PLTW Gateway and the Growth Mindset

Ross Hartley teaches PLTW Gateway at Ridgeview STEM Junior High in Pickerington, Ohio.

I have taught both Design and Modeling and Automation and Robotics to 7th and 8th graders at Pickerington Ridgeview Junior High for three years. What I love the most about this program is the ability to incorporate and promote the growth mindset to my students.

There are two distinct types of mindsets: fixed and growth. The difference between these two mindsets is similar to the difference between writing with a pen and writing with a pencil with an eraser. A fixed mindset is similar to writing with a pen in that once it has been written, it cannot be changed or edited. On the other hand, a growth mindset is similar to writing with a pencil with eraser; it can be changed or edited over time. Those with a fixed mindset believe that intelligence and talent cannot be changed over time and that there is a pre-determined amount of both intelligence and talent in each individual. Growth mindset believes that intelligence and skill can be developed over time through consistent, repeated, intentional effort. 

The PLTW Gateway program supports the growth mindset by promoting three characteristics in students: intentional effort, embracing challenges, and long-term perseverance. Through all the different challenges that students complete, these three life-long skills are required, promoted, and strengthened. The courses are designed with a growth-mindset focus by fostering these student actions: trying new things and ideas, learning from failure, not giving up when your idea(s) does not work out, and effort.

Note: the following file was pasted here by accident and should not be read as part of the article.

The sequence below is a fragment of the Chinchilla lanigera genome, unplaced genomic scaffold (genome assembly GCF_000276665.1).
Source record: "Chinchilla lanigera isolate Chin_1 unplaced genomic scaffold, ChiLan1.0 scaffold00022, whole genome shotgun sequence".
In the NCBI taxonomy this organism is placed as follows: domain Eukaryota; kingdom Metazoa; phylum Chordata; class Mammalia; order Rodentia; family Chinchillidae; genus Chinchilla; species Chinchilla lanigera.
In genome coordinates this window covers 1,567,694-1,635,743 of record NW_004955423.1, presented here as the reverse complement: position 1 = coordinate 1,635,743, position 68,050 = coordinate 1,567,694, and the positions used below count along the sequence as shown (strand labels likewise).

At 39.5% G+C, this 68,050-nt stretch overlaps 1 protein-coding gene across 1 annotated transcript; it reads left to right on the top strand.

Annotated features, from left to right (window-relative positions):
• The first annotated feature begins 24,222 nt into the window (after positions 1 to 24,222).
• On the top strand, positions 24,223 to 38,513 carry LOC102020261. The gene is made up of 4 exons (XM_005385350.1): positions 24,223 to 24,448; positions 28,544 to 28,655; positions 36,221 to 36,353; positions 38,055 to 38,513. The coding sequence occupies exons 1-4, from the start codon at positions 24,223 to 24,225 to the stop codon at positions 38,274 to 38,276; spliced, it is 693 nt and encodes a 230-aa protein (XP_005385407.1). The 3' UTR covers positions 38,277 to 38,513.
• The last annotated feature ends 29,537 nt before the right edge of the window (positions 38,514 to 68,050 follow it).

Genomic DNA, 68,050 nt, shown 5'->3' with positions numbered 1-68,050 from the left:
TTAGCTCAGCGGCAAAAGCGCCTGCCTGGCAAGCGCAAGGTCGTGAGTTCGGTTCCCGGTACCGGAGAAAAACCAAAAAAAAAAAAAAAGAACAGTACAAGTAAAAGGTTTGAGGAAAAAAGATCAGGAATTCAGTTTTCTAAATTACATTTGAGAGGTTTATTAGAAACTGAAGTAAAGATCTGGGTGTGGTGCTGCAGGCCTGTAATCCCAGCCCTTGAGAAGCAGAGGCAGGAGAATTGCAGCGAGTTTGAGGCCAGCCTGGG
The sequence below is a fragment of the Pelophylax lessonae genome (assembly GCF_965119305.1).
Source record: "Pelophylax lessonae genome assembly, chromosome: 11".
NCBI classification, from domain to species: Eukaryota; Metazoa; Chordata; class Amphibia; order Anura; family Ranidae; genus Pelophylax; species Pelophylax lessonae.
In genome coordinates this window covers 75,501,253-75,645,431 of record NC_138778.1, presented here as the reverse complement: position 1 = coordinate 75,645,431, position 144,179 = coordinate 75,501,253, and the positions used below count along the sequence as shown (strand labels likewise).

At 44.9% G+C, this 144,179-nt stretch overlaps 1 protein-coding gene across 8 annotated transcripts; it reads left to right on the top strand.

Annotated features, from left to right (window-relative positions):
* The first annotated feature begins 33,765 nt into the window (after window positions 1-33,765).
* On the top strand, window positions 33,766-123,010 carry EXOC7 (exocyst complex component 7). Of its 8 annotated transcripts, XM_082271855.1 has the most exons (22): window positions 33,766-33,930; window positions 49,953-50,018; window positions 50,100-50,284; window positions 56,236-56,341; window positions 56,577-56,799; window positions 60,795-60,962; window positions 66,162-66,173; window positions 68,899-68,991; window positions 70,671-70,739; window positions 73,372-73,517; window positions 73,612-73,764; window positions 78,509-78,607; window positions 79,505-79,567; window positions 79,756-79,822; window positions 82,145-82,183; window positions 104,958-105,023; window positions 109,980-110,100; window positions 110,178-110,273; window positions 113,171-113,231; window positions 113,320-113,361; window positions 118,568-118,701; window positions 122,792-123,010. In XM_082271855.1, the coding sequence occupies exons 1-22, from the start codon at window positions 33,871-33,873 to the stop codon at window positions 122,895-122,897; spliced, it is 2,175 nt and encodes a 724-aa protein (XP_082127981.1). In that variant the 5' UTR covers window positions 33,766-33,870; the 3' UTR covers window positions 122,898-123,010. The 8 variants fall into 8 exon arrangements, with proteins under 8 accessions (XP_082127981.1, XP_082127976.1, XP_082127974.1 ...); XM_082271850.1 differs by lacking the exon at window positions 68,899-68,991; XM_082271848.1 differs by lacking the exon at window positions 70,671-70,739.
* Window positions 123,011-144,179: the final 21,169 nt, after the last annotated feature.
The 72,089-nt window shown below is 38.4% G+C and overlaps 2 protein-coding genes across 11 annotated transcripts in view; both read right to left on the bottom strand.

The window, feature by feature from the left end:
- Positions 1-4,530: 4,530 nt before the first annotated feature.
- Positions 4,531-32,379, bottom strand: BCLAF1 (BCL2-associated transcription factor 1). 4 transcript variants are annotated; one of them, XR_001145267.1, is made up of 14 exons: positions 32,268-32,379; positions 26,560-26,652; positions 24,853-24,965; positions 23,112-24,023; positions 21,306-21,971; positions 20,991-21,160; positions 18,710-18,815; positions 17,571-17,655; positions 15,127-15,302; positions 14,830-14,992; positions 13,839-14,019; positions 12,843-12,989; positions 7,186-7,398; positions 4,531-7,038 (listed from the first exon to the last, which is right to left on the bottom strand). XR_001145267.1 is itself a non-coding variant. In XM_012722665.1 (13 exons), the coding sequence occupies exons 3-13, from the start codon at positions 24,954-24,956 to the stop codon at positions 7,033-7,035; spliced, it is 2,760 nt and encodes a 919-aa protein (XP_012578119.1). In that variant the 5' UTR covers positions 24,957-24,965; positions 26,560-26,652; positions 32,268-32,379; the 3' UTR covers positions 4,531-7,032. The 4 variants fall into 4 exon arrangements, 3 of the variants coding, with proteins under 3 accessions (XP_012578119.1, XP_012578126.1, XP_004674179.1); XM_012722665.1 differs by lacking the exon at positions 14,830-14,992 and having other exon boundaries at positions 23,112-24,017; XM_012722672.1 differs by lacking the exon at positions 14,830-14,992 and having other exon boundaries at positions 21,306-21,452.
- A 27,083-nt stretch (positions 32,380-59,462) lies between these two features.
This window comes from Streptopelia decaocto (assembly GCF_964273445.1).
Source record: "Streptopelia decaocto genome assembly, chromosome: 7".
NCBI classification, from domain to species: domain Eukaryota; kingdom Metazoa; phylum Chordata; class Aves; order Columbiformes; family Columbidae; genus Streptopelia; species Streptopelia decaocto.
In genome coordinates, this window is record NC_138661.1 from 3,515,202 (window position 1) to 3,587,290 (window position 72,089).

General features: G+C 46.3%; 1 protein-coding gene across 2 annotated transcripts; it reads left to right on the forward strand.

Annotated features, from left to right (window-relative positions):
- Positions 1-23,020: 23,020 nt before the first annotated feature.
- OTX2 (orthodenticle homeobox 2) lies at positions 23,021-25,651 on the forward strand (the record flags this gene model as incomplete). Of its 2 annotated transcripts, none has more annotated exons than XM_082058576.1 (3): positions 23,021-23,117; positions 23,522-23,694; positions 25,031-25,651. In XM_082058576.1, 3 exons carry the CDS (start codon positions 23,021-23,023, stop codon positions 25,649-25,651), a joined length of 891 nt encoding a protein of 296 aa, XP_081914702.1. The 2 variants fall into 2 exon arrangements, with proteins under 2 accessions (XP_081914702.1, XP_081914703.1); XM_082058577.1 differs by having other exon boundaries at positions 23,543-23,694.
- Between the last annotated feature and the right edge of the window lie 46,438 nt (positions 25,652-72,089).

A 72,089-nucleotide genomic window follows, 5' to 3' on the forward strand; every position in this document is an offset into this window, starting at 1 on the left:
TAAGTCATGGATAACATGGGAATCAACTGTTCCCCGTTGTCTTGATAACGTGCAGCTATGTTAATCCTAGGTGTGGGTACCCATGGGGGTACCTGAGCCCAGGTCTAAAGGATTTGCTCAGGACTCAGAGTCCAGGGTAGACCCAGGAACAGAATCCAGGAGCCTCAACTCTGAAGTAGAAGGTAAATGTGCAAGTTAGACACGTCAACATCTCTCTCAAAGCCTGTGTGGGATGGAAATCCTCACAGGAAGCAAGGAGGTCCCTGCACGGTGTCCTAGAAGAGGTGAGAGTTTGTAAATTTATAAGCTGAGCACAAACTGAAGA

My own personal journey with accepting the opportunity to teach these classes – from going through PLTW Professional Development to actually teaching these classes – has been laced with the growth mindset.

I previously taught 6th-grade math and science. When I was offered the opportunity to teach these PLTW classes, I was very hesitant. I felt very comfortable with my previous position and felt very uncomfortable with these new engineering classes and topics, as I had no prior experiences.

I ultimately embraced this new challenge with the attitude of “do something once a day that scares you.” With Core Training came my first experience working with PLTW and its curriculum. My colleagues and I learned by doing; specifically, by making mistakes, learning from those mistakes, and trying again with more information. This cycle of trying an idea, learning from it, and then trying again more intelligently is the growth mindset in action. To get through Core Training, it took perseverance to try new ideas and deal with failures, along with effort to complete the various challenges. And because we had to use those skills, it is now much easier for us to identify, promote, and foster those skills in students in our classes.

These are not just skills that are only applicable in PLTW classes but also in the class that is life. The characteristics that are promoted in PLTW are those same characteristics that a student will need to be successful in all different situations that they will come across in their life.

PLTW Gateway classes are much more than pre-career classes, but rather life-skills classes.

PLTW’s blog is intended to serve as a forum for ideas and perspectives from across our network. The opinions expressed are those of each guest author.